On paper, slow travel is an offshoot of the slow food movement – a focus on local farming, regional cuisine, communal meals and traditional food preparation methods that began in Italy in the 1980s as a protest against the opening of a McDonald’s in Rome. This cultural initiative has evolved into an entire way of life known as the Slow Movement, which aims to address the issue of ‘time poverty’ through an increased focus on making connections; with people, places and things.

In its simplest form, slow travel means travelling by particular modes of transport such as train, horse, walking, biking and boating. It’s all about appreciating the landscape as you go, and being at one with it – which you don’t get by flying or driving when you’re seeing everything from behind a pane of glass.

Another perspective  is that slow travel is a mindset, not just a series of choices. While physically slowing down is necessary, slow travel is more mindset than velocity. Slow travel is to tourism what meditation apps are to our lives. In it, connecting to the soul of a place through its history, food, language and people becomes more important than chasing bucket list ticks and Instagram photos. Slow travel enables us to learn, relax and rejuvenate; to be part of a place for a short period rather than just crash through it. Done responsibly it allows us to go beyond the ‘leave only footprints’ mantra that has long been associated with ecotourism. When done right, it can leave positive impacts that will last long past your trip, benefiting the local communities, economies and wildlife.

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Pitfalls of a home-sharing strategy

Despite hotel owners’ fears, the hotel players involved in homeshare tend to dismiss sceptics’ concerns about cannibalization. The audience for vacation rentals, they argue, seeks a different product than the business traveller staying a night or two in a city or the young single looking for adventure on a budget. Hotel companies are eyeing potential vacation destinations that wouldn’t necessarily support a full-blown hotel development. Length of stay is probably the biggest factor that separates demand for hotel rooms versus vacation rentals — hotels average less than two nights; vacation rentals tend to stretch out for seven or more nights.

Hotel companies will be weighing their ability to scale and the potential revenues that homeshare affiliations will yield. Airbnb has already set the bar low, so potential fees from renting out a single home or apartment pale versus the management or franchising fees associated with hotels.

For many companies, it’s hard to justify the economics of investing in the marketing and infrastructure to support something that represents a very small share or revenue for the foreseeable future. One way to mitigate the smaller profit is to focus on the upper reaches of the market and destinations where higher daily rates will yield higher income.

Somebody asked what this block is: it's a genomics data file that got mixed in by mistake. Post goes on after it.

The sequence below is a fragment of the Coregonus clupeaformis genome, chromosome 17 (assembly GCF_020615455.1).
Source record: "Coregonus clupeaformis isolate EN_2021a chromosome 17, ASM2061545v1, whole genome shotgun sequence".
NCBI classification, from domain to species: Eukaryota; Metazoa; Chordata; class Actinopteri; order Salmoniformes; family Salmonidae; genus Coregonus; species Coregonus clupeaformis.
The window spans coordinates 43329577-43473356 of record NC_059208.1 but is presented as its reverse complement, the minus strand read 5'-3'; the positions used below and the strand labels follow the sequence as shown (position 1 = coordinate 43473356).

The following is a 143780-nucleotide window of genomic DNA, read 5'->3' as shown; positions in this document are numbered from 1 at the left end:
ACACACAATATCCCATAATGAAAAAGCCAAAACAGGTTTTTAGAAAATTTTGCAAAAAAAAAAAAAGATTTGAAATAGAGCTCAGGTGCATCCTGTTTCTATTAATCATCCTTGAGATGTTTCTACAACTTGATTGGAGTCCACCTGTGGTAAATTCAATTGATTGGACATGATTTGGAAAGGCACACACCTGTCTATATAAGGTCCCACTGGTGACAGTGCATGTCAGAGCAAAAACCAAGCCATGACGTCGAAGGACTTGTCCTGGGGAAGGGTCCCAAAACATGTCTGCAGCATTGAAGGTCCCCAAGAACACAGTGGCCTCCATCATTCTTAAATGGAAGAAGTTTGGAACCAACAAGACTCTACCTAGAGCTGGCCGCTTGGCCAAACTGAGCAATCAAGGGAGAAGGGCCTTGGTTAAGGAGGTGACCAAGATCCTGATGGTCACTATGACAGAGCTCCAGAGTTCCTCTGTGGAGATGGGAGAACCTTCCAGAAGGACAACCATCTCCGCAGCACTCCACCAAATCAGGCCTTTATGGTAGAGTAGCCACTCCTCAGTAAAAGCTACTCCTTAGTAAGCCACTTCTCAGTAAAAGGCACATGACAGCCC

Homeshare owners need some love, too. To be competitive and continue to grow the platform, marketshare and units, companies need to make their products more attractive from the top to the bottom for all constituents, both travellers and owners.

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Unlimited Luxury

Luxury has gotten its hands on all-inclusive and the trend isn’t slowing.

Luxury hotels are experimenting now with what looks like a fully stocked, free minibar, daily breakfast for two and other amenities like laundry or a cocktail in the lounge. At the 24-room, 5-star Bhutan Spirit Sanctuary in the Himalayas, guests receive as many treatments as they’d like over three, four or seven night stays.

It’s a trend that really draws on the experiential — if a guest is already paying luxury prices, giving them that extra bit of luxury will only result in delighted guests.

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Sustainability Rankings for Hotels?

How are you saving the earth today?

According to Booking.com’s 2019 Sustainable Travel Report, 70% of global travelers say they would be more likely to book an accommodation knowing it was eco-friendly, whether they were looking for a sustainable stay or not. The up-and-coming younger travellers will change “more likely” to “most definitely” in the coming years, especially as their spending power grows.

It’s time for hotels out front on sustainability to make their case known – and it would be very interesting to start seeing rankings on booking engines that prioritize hotels in a given location on how small their carbon footprint is.

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Can F&B outlets affect the RevPAR?

One of the thorniest dilemmas in hotel operations is whether to have to a restaurant and then how to run and manage it, since Food and beverage could be a boost to one of the thorniest dilemmas in hotel operations ~ whether to have to a restaurant and then how to run and manage it, since Food and beverage could be a boost to a hotel’s credibility or as a potential cash drain.
Restaurants must add to the overall value of the hotel, and thus average daily rate, even if they are not a runaway success as stand-alone offerings. Restaurants are changing their concepts and becoming as popular with locals as they are with guests, and that never used to be the case. The most important focus for hotel F&B is to make any restaurant or bar a destination in its own right and to give employees the level of expertise they need to succeed.
It’s difficult to be specific on what (a restaurant) brings to (revenue per available room), but it is about brand value and allure. On some days, you may only have a few residents eating in the restaurant, but if the restaurant adds to the hotel’s allure and RevPAR, it may yet be worth it. After all, it may be a qualitative process, not a quantitative one. What is critical is to have differentiation, and that does not only mean going upscale. Have experiences to sell. You could put street food into a hotel if it seems right, and even if it does not make profit, it will add to the hotel’s brand value.